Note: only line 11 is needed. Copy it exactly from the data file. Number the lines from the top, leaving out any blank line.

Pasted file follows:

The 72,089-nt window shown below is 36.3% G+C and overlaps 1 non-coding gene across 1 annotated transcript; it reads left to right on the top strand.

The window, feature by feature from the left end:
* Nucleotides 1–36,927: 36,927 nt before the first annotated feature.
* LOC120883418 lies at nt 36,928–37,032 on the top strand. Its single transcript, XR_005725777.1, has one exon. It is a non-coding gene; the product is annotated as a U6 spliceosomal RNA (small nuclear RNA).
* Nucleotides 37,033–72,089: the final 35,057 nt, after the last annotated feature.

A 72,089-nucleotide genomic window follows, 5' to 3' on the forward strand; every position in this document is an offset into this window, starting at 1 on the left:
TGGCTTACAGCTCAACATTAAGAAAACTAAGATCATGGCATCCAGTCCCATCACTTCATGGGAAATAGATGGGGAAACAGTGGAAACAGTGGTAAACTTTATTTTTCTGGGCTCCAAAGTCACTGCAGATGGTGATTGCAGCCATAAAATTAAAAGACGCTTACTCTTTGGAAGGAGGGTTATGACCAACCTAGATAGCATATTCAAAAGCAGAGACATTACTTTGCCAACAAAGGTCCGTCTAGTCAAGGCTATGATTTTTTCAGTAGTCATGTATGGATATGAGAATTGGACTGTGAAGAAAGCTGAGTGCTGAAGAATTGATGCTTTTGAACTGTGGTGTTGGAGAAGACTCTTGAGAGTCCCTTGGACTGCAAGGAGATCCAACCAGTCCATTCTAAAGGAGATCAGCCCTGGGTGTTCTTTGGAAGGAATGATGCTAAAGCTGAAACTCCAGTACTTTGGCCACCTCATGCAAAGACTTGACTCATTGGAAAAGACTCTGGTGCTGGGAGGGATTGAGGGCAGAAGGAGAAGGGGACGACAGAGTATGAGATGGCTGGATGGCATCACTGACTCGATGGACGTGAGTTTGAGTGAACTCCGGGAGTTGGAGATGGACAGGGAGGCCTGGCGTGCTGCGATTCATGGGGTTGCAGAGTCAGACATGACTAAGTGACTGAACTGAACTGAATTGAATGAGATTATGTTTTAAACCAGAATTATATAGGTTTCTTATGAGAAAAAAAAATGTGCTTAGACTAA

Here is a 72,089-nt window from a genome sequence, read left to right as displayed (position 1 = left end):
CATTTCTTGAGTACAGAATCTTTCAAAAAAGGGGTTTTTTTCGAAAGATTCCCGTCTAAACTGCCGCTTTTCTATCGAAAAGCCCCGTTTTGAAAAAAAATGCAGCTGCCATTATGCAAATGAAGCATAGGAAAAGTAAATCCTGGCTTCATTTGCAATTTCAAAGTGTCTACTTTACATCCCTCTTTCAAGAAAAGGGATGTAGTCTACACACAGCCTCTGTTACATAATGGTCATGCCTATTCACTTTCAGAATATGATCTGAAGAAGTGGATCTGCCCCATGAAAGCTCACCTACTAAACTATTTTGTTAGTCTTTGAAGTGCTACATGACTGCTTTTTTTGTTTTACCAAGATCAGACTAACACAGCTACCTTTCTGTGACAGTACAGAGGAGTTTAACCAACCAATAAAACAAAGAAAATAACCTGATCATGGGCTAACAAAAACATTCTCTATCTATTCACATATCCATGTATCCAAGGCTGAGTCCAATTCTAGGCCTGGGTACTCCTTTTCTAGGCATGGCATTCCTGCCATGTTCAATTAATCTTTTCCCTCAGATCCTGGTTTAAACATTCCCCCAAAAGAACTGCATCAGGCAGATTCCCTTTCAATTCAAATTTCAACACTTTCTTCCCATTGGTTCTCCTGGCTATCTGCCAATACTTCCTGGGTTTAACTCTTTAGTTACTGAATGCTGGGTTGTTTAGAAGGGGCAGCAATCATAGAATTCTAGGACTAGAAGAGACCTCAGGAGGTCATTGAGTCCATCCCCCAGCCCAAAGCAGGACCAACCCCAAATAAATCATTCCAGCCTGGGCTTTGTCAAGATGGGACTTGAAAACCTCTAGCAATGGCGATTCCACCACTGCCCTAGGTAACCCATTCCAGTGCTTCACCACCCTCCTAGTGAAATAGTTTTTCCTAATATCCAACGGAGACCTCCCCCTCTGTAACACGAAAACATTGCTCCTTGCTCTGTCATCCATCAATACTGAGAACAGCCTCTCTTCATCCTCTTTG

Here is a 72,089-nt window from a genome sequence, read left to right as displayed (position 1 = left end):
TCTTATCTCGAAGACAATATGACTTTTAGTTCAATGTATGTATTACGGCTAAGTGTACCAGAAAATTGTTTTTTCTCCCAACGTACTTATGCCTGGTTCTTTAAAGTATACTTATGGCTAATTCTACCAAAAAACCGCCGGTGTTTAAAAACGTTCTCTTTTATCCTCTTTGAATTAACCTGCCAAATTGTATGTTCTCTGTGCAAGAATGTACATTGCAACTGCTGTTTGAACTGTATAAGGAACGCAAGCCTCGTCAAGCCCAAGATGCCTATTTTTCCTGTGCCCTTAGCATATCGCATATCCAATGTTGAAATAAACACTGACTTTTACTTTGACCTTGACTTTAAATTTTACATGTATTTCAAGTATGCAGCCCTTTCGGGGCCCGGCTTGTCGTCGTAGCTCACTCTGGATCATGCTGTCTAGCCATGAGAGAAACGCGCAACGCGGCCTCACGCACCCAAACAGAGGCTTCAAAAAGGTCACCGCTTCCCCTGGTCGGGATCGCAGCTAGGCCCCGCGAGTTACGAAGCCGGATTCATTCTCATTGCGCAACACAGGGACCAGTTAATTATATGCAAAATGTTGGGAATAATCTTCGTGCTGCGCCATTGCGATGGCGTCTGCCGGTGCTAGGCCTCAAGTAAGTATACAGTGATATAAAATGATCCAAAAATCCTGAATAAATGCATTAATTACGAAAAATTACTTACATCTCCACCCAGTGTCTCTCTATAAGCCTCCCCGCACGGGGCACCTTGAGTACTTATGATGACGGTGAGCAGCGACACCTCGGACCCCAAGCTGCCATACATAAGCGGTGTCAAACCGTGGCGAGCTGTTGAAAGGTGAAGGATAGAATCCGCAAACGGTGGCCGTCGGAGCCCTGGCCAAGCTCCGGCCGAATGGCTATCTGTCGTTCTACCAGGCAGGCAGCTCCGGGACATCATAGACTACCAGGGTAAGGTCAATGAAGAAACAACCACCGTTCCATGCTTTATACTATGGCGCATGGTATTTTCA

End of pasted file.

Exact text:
TCTTATCTCGAAGACAATATGACTTTTAGTTCAATGTATGTATTACGGCTAAGTGTACCAGAAAATTGTTTTTTCTCCCAACGTACTTATGCCTGGTTCTTTAAAGTATACTTATGGCTAATTCTACCAAAAAACCGCCGGTGTTTAAAAACGTTCTCTTTTATCCTCTTTGAATTAACCTGCCAAATTGTATGTTCTCTGTGCAAGAATGTACATTGCAACTGCTGTTTGAACTGTATAAGGAACGCAAGCCTCGTCAAGCCCAAGATGCCTATTTTTCCTGTGCCCTTAGCATATCGCATATCCAATGTTGAAATAAACACTGACTTTTACTTTGACCTTGACTTTAAATTTTACATGTATTTCAAGTATGCAGCCCTTTCGGGGCCCGGCTTGTCGTCGTAGCTCACTCTGGATCATGCTGTCTAGCCATGAGAGAAACGCGCAACGCGGCCTCACGCACCCAAACAGAGGCTTCAAAAAGGTCACCGCTTCCCCTGGTCGGGATCGCAGCTAGGCCCCGCGAGTTACGAAGCCGGATTCATTCTCATTGCGCAACACAGGGACCAGTTAATTATATGCAAAATGTTGGGAATAATCTTCGTGCTGCGCCATTGCGATGGCGTCTGCCGGTGCTAGGCCTCAAGTAAGTATACAGTGATATAAAATGATCCAAAAATCCTGAATAAATGCATTAATTACGAAAAATTACTTACATCTCCACCCAGTGTCTCTCTATAAGCCTCCCCGCACGGGGCACCTTGAGTACTTATGATGACGGTGAGCAGCGACACCTCGGACCCCAAGCTGCCATACATAAGCGGTGTCAAACCGTGGCGAGCTGTTGAAAGGTGAAGGATAGAATCCGCAAACGGTGGCCGTCGGAGCCCTGGCCAAGCTCCGGCCGAATGGCTATCTGTCGTTCTACCAGGCAGGCAGCTCCGGGACATCATAGACTACCAGGGTAAGGTCAATGAAGAAACAACCACCGTTCCATGCTTTATACTATGGCGCATGGTATTTTCA